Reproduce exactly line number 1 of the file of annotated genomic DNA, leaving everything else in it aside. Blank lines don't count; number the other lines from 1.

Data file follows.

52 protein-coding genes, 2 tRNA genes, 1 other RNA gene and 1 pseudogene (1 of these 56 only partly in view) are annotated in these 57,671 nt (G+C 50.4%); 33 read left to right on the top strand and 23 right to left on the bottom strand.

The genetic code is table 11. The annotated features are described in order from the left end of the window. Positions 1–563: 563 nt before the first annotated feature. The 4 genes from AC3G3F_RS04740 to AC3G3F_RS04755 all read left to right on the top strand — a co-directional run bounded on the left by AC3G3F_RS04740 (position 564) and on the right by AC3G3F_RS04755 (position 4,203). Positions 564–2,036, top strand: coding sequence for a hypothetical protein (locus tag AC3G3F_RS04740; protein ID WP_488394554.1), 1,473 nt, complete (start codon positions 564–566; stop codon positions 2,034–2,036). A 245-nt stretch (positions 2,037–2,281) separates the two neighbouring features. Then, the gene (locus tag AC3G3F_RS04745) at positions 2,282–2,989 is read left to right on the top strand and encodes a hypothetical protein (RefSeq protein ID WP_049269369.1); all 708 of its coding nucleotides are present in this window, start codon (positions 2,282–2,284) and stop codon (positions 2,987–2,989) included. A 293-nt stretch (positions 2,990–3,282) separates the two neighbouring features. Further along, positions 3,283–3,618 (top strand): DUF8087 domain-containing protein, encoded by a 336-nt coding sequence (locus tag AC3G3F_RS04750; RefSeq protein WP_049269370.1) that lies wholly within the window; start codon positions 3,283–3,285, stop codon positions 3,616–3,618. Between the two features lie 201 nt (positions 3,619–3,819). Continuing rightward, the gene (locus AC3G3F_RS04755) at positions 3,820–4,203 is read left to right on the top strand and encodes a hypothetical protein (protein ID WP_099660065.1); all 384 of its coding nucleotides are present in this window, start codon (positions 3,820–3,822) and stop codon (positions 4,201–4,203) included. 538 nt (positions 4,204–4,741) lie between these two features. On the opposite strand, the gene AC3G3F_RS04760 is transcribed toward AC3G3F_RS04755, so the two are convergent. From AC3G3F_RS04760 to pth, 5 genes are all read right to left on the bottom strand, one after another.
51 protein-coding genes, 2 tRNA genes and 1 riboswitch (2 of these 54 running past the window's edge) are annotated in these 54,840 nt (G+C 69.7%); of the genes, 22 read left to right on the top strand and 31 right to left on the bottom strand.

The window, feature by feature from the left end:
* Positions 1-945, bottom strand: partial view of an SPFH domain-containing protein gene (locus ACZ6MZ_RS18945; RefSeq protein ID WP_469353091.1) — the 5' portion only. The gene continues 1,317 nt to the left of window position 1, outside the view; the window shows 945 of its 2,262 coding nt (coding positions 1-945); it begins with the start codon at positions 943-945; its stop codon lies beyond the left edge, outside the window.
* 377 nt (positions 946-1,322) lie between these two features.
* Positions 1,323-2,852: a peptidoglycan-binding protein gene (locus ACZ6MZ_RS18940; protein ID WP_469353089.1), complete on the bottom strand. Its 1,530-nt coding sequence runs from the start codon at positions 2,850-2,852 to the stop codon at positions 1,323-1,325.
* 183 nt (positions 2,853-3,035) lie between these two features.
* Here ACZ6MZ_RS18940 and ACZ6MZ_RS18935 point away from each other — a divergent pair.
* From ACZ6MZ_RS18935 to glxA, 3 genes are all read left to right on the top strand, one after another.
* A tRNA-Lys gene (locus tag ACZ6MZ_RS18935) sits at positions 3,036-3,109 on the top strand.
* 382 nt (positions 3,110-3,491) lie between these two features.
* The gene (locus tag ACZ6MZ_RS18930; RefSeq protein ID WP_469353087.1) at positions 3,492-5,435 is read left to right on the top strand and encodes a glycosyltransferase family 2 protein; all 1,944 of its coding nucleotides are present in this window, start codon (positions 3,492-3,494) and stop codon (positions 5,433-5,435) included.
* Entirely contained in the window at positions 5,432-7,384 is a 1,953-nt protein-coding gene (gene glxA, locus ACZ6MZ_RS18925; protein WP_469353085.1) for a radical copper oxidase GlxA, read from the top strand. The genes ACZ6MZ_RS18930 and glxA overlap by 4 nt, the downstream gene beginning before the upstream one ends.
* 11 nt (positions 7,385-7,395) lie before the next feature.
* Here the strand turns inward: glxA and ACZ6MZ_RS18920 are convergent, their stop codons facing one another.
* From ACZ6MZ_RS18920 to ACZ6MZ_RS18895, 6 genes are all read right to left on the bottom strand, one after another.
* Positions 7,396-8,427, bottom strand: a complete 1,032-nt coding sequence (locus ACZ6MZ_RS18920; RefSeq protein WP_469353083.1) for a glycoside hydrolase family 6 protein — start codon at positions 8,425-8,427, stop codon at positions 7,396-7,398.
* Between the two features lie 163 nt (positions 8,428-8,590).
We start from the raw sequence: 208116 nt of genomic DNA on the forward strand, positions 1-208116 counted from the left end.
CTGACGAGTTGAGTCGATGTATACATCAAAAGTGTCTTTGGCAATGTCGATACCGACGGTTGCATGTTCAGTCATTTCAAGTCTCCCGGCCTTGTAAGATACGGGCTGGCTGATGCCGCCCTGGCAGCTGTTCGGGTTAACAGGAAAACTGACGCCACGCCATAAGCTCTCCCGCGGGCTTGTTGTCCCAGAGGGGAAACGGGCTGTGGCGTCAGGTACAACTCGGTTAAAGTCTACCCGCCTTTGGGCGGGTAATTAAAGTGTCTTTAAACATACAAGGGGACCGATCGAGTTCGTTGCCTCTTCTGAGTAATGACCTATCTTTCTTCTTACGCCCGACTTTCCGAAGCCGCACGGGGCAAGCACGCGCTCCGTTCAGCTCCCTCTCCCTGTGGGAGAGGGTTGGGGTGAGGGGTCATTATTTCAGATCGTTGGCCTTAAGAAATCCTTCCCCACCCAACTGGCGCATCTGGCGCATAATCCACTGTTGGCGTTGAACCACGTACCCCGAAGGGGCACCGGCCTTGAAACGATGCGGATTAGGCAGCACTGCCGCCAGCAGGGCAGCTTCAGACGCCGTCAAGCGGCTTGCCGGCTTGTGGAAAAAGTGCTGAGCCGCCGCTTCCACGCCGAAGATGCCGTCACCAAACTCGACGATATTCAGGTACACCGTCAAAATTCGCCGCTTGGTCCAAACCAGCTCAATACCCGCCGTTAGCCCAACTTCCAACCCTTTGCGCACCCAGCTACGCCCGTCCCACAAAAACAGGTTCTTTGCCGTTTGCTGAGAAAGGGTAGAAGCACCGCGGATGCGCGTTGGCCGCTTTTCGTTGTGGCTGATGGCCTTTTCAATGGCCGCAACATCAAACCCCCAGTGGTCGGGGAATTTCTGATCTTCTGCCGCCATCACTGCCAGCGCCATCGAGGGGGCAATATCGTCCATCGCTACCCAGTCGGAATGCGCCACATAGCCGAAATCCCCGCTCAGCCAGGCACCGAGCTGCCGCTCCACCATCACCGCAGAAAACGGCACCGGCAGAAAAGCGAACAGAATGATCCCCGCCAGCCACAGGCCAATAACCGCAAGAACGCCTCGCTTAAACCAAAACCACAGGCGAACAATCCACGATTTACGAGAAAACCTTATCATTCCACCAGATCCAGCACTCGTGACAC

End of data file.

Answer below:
52 protein-coding genes, 2 tRNA genes, 1 other RNA gene and 1 pseudogene (1 of these 56 only partly in view) are annotated in these 57,671 nt (G+C 50.4%); 33 read left to right on the top strand and 23 right to left on the bottom strand.